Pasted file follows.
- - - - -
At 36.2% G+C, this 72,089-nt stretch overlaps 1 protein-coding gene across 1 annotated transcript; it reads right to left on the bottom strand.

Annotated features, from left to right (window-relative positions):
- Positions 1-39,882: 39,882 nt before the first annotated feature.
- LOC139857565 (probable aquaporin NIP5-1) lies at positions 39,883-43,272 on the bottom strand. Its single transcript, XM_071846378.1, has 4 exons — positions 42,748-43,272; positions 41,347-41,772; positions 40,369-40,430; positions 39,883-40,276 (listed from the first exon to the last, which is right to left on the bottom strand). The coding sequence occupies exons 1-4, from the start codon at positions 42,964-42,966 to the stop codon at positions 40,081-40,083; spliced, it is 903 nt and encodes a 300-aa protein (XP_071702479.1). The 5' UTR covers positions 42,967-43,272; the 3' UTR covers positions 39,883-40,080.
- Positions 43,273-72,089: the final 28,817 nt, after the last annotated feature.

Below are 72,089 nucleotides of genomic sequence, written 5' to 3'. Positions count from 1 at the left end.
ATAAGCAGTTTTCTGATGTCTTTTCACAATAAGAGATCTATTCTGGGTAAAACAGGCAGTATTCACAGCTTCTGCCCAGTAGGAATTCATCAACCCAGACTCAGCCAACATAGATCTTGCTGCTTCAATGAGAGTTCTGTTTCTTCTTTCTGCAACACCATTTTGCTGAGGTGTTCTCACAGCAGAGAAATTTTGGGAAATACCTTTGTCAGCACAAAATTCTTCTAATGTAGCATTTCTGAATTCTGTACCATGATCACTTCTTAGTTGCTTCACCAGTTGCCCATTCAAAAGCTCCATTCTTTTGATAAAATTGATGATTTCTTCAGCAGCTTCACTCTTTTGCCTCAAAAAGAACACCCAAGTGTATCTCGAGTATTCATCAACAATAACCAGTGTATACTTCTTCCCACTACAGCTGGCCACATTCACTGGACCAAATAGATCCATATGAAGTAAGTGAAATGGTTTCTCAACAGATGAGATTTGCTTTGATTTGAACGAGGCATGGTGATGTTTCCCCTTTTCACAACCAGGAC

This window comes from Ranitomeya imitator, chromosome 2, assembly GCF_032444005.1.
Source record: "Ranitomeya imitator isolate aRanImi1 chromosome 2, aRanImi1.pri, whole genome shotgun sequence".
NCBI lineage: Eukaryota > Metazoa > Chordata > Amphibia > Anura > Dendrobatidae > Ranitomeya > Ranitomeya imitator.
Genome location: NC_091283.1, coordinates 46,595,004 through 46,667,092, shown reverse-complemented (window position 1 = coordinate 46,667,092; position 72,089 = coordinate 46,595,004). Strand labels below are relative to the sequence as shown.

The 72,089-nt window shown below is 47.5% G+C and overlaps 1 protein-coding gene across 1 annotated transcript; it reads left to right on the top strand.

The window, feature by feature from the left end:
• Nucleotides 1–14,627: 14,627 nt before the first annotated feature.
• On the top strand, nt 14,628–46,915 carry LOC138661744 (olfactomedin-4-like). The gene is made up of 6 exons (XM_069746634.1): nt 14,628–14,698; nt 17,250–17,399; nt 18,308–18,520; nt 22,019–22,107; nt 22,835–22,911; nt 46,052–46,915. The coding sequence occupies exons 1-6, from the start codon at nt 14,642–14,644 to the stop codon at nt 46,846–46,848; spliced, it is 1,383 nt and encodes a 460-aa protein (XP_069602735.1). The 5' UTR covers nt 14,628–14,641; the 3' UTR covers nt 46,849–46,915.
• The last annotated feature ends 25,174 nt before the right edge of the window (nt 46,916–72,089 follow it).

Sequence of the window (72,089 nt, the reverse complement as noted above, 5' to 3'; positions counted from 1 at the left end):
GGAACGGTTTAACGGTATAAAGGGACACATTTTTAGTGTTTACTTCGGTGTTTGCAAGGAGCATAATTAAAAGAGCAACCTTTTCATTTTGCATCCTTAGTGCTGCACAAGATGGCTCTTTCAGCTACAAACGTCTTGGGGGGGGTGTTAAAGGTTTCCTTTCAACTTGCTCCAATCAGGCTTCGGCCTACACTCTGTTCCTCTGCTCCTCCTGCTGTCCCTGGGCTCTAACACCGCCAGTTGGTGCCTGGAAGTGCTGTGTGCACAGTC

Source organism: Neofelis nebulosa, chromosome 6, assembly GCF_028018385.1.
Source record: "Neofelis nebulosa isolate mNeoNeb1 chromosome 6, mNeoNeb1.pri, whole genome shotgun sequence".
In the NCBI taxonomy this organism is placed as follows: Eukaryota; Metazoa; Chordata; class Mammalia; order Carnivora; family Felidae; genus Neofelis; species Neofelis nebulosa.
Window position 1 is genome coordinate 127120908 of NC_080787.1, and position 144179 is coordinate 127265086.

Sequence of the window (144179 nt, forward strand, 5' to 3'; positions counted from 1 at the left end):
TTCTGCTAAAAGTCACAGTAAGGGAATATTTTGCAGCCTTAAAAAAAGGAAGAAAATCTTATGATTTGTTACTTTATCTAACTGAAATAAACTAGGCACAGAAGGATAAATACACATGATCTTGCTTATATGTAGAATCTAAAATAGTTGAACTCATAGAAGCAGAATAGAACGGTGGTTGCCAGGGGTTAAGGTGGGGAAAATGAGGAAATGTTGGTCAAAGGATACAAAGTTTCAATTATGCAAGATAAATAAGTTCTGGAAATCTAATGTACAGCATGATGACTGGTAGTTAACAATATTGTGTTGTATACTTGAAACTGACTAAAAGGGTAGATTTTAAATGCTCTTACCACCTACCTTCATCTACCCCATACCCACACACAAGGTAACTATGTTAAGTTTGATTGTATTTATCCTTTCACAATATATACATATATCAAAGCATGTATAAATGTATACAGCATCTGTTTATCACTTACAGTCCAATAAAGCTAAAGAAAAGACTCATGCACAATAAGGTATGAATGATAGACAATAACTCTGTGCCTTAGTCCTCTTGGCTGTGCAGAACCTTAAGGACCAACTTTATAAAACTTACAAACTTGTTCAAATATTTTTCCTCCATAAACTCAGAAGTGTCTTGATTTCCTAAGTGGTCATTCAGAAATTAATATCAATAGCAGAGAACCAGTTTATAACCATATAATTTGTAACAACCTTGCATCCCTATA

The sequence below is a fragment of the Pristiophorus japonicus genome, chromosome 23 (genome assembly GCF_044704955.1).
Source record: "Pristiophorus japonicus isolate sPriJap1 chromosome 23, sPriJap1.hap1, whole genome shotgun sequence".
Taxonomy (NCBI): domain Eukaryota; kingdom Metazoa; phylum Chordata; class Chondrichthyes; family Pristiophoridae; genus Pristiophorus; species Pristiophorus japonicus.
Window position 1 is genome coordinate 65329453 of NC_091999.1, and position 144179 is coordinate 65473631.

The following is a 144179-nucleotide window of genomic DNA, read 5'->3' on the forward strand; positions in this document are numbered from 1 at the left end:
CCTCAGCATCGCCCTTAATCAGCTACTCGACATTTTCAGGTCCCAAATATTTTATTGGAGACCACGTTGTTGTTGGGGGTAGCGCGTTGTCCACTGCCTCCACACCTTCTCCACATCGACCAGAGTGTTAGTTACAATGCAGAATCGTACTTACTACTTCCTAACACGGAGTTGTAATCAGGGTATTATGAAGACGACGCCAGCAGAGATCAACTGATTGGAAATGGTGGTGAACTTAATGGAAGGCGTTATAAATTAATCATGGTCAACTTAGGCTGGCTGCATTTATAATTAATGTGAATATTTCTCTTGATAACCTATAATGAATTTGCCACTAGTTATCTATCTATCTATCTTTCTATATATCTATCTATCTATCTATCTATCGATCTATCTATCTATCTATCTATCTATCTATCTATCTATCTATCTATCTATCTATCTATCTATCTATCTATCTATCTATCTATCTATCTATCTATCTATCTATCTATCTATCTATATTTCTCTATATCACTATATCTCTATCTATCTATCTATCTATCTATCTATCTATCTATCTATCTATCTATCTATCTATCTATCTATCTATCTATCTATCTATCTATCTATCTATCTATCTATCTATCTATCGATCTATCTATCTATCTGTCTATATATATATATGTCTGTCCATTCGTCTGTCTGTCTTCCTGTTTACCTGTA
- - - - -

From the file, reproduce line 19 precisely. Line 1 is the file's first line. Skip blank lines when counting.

Source organism: Neofelis nebulosa, chromosome 6, assembly GCF_028018385.1.